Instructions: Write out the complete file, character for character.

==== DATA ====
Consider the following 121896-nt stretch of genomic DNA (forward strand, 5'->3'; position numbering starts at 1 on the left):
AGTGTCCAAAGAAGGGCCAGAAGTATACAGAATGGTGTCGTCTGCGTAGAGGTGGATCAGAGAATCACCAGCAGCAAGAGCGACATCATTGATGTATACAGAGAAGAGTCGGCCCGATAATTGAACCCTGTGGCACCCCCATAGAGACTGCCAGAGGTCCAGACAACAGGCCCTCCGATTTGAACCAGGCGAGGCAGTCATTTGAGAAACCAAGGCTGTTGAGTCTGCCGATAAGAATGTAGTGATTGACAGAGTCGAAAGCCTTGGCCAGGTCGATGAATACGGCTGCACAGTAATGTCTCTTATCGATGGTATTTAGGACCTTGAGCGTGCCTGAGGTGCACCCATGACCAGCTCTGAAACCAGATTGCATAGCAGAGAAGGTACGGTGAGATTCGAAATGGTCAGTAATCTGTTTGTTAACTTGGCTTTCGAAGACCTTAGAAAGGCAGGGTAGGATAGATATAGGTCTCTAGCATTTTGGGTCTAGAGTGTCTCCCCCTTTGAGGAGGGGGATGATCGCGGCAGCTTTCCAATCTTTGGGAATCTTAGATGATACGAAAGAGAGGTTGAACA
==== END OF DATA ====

Consider the following 121896-nt stretch of genomic DNA (forward strand, 5'->3'; position numbering starts at 1 on the left):
AGTGTCCAAAGAAGGGCCAGAAGTATACAGAATGGTGTCGTCTGCGTAGAGGTGGATCAGAGAATCACCAGCAGCAAGAGCGACATCATTGATGTATACAGAGAAGAGTCGGCCCGATAATTGAACCCTGTGGCACCCCCATAGAGACTGCCAGAGGTCCAGACAACAGGCCCTCCGATTTGAACCAGGCGAGGCAGTCATTTGAGAAACCAAGGCTGTTGAGTCTGCCGATAAGAATGTAGTGATTGACAGAGTCGAAAGCCTTGGCCAGGTCGATGAATACGGCTGCACAGTAATGTCTCTTATCGATGGTATTTAGGACCTTGAGCGTGCCTGAGGTGCACCCATGACCAGCTCTGAAACCAGATTGCATAGCAGAGAAGGTACGGTGAGATTCGAAATGGTCAGTAATCTGTTTGTTAACTTGGCTTTCGAAGACCTTAGAAAGGCAGGGTAGGATAGATATAGGTCTCTAGCATTTTGGGTCTAGAGTGTCTCCCCCTTTGAGGAGGGGGATGATCGCGGCAGCTTTCCAATCTTTGGGAATCTTAGATGATACGAAAGAGAGGTTGAACA